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Rob Smith is a British photographer who has been living in Shanghai since 1996. Although he works as a consultant, he dedicates as much time as he can to photography and has been tirelessly capturing the landscapes and people of Shanghai for years.
His landscape work is remarkable. In order to find the best views on the city, Smith developed several techniques that allow him to shoot through the windows of a building without getting a reflection; or to take great pictures without too much equipment. He likes to shoot from the roofs of Shanghai's five-star hotels which offer panoramic views but restrict the use of professional equipment (tripods are often not allowed). He gets the best views on the city, waits for the best light and shoots masterfully. So the pictures that come out are jaw-dropping.
Besides landscapes, he is also great at capturing people in the street. He manages candid shots that show us the genuine mood of the streets.
Smith is great at photographing different facets of Shanghai, including the atmosphere of the city at night. We, therefore, asked him to produce a series of photos on 'Shanghai by Night'. Although the pictures have different subjects and angles, their emotional power and beautiful colors create a consistent and unique mood.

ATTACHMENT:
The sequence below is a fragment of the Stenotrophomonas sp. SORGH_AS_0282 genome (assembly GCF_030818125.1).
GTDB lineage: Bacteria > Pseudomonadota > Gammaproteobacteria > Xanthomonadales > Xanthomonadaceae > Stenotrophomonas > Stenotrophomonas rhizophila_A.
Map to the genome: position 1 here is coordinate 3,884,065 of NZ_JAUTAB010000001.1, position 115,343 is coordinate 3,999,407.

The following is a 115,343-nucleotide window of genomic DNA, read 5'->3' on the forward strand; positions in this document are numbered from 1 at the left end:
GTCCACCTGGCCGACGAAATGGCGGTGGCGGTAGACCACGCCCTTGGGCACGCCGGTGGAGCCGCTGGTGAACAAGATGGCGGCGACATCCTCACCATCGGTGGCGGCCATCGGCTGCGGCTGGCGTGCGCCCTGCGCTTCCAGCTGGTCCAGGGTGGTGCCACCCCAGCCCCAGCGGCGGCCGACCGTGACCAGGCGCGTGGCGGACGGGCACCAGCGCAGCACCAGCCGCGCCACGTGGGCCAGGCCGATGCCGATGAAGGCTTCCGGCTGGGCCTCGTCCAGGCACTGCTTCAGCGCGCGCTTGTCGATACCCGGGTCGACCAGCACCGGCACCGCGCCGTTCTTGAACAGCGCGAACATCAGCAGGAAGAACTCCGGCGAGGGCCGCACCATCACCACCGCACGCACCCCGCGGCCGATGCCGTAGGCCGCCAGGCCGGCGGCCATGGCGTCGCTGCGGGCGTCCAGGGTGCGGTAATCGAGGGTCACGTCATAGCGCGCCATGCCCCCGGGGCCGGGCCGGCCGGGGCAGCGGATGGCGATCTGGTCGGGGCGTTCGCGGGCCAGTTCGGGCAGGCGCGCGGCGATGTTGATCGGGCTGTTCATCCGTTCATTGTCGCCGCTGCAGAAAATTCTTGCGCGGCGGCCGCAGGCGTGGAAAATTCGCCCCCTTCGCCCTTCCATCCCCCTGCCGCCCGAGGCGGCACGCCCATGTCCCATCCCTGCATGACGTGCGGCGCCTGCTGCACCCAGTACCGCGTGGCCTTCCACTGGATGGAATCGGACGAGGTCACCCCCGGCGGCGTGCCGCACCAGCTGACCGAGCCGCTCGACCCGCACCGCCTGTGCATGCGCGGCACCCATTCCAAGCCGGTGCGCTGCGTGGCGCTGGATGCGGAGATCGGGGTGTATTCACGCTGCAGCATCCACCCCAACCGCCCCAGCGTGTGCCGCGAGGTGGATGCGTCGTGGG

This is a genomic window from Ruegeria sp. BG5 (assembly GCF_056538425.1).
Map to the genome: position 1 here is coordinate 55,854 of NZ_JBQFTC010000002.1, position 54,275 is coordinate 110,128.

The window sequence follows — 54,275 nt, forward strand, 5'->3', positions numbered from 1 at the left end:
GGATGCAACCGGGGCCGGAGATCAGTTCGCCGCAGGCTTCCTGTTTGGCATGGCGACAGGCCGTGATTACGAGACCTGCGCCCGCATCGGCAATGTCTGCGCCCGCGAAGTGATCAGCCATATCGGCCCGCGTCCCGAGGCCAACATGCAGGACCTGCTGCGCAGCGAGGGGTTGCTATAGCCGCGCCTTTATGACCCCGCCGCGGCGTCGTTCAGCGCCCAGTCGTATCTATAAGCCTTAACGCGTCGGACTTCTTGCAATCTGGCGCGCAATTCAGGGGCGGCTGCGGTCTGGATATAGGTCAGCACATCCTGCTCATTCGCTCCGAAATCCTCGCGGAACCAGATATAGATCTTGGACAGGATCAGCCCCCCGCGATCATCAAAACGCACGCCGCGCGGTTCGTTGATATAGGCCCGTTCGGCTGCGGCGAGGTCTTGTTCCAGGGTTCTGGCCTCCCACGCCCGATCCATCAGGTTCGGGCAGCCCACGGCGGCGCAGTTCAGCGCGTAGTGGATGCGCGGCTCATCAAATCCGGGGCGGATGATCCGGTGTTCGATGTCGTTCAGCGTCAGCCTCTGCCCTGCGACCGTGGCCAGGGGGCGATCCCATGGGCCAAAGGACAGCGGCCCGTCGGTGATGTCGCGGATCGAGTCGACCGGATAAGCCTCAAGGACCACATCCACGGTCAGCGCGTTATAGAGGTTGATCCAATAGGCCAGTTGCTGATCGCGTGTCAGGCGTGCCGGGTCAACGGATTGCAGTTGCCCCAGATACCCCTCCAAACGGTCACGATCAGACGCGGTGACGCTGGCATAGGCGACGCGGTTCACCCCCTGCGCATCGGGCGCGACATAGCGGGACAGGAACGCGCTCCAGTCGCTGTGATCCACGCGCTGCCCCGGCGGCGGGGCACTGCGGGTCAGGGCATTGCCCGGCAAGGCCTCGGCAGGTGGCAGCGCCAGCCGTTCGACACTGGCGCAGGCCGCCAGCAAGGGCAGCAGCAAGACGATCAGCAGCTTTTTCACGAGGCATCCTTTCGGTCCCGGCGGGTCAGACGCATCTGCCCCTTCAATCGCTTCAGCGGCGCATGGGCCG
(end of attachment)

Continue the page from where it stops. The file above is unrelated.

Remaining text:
Asked how he managed to keep up his enthusiasm shooting Shanghai for so many years, he let it all out:
"Shanghai has so many photographic opportunities and so many things to capture. On the one hand, you have the structure of the city itself which is growing and developing at an amazing pace, the skyline is constantly changing and new buildings and structures seem to appear from nowhere. On the other hand, you have the millions of people who live in this amazing city, some trying to hold on to traditions and a lifestyle that seems not to fit well with all that is changing and at the same time trying to adapt to the new. You also have the 'new money' people who shop at the most expensive stores, wear designer clothes and drive around in hugely expensive cars. The contrast of the two lifestyles and how they manage to coexist give me a lot to think about. So the city’s skyline and structures stimulate my love of landscapes / cityscapes, and the people and cultures my photojournalistic/street photography; and, I drift between both depending how I feel. I never get tired of taking pictures in Shanghai. I only wish I could devote more time. Had I known Shanghai would change that much, I would have taken many more pictures when I arrived in 1996."